I was heading for a stone outcrop that I had previously spotted from afar and had identified via Ordnance Survey mapping. It was and is called The Horse Stone.
It sits in splendid isolation with no other outcrops in its vicinity. I guess that at some time in the distant past somebody must have thought that it had the shape of a horse but I can't see it myself.
I moved carefully through the snow - sometimes sinking up to my thighs - and finally reached the outcrop that could easily have passed for an abstract sculpture. I wondered about our ancestors - people who inhabited those uplands. many centuries ago. Archaeologists have certainly identified signs of pre-Christian habitation and burial within a mile of The Horse Stone.
What would they have made of such outcrops? I can't help thinking that such places would have been venerated - places to meet and pay homage to natural forces. The people who lived in faraway times would have had no notion of the geological processes that created such strange, unearthly shapes. If only that stone could speak.
Standing there by The Horse Stone, I bellowed with all my might believing that nobody would hear me for, as I said before, there was no one else about even though I was only fourteen miles from the western suburbs of Sheffield and fourteen miles from the eastern suburbs of Manchester.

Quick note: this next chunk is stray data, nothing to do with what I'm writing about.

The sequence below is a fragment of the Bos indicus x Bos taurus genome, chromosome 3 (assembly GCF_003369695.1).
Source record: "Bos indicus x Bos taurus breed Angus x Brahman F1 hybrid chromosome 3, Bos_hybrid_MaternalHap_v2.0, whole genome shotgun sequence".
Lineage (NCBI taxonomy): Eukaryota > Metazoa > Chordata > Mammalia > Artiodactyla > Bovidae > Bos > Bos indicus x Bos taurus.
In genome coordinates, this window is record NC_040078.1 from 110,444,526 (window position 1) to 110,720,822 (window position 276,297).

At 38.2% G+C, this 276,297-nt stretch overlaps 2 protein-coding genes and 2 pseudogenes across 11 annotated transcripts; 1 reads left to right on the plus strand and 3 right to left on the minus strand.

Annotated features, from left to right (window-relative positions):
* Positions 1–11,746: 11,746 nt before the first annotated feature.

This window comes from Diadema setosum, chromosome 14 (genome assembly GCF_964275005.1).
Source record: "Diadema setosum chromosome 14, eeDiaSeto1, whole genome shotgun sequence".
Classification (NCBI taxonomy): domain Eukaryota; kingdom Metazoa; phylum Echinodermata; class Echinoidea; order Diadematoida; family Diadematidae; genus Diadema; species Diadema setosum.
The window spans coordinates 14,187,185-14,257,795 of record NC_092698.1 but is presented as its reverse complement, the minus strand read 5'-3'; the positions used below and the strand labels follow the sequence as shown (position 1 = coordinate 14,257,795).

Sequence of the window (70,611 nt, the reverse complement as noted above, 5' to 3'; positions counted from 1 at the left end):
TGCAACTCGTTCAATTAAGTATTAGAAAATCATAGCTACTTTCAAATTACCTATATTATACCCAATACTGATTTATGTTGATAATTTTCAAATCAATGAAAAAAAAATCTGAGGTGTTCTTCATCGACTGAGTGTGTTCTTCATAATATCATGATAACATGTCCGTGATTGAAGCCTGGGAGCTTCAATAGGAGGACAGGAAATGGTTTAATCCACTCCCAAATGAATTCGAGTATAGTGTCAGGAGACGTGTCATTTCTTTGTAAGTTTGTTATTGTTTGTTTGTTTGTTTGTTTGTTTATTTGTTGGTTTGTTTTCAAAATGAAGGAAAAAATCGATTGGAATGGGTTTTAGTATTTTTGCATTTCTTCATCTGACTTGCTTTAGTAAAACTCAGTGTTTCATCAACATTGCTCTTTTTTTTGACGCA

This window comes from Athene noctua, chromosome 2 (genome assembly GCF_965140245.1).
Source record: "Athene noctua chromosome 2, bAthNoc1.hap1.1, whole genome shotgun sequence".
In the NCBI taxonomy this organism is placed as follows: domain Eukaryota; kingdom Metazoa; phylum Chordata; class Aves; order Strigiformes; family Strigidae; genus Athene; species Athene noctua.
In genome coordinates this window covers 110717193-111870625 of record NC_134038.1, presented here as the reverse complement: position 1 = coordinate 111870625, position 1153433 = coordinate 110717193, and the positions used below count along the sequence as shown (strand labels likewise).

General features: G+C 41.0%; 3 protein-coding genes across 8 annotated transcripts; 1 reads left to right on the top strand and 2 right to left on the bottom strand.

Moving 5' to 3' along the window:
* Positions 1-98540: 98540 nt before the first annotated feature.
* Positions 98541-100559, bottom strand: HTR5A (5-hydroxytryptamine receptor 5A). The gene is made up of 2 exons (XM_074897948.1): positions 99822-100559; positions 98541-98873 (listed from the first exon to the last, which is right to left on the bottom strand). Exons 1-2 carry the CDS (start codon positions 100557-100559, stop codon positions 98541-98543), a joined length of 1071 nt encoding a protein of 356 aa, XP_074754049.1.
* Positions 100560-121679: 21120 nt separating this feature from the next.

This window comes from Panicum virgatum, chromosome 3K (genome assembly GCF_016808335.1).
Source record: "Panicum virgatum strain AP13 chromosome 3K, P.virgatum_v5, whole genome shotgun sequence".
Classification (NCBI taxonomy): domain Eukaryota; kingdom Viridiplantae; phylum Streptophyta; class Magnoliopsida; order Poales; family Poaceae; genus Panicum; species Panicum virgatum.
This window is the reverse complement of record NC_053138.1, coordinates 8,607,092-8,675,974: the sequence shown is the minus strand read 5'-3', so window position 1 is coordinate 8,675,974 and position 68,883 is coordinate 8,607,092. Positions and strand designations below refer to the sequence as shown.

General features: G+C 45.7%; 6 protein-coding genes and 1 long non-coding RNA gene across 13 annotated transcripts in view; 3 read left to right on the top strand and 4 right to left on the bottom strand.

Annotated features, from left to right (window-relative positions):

Perhaps a house with no head or legs! On a sunny spring day I would honor it by climbing on top and soaking up the sun while eating my sandwich.ReplyDelete
That day back in 2012, I didn't climb on top because it was so bloody cold and if I had fallen I would have most likely died.Delete
The Vikings brought that over and then left it when they went back home.ReplyDelete
Really? I thought it might have been the same space aliens that left Stonehenge.Delete
It does look like a sculpture or like a bigger version of a cairn. It is majestic, especially set off by the stark landscape.ReplyDelete
A thing of rare beauty that speaks of warm seas in pre-history - that is why it has those layers.Delete
Sinking up to your thighs? That's some hard walking!ReplyDelete
I don't see a horse in that stone, but perhaps it has been weathered some since it first go the name. It is lovely to look at.
Maybe the name "Horse Stone" is an altered version of an earlier name. I really don't know.Delete
Grey recumbent tombs of the dead in desert places,ReplyDelete
Standing stones on the vacant wine-red moor,
Hills of sheep, and the howes of the silent vanished races,
And winds, austere and pure:
Be it granted me to behold you again in dying,
Hills of home! and to hear again the call;
Hear about the graves of the martyrs the peewees crying,
And hear no more at all.
Blows the Wind Today: Robert Louis Stevenson.
Born in Edinburgh, Scotland 1850. Died in Samoa, Polynesia 1894
Thank you for sharing these very fitting verses. So it is true then - Robert Louis didn't just write "Treasure Island"!Delete
Long John Silver never dies, but your readers should turn to RLS's other fiction: Thrawn Janet, The Master of Ballantrae, The Weir of Hermiston.Delete
In the interest of brevity I omitted the first stanza of Blows the Wind Today.
Those 'silent vanished races' left us with many questions: Google the Picts.
When the conditions were right, they lit fires on those hill + moor summits.
Roberto Calasso was fascinated by the role of ritual fire among the Vedic people of India: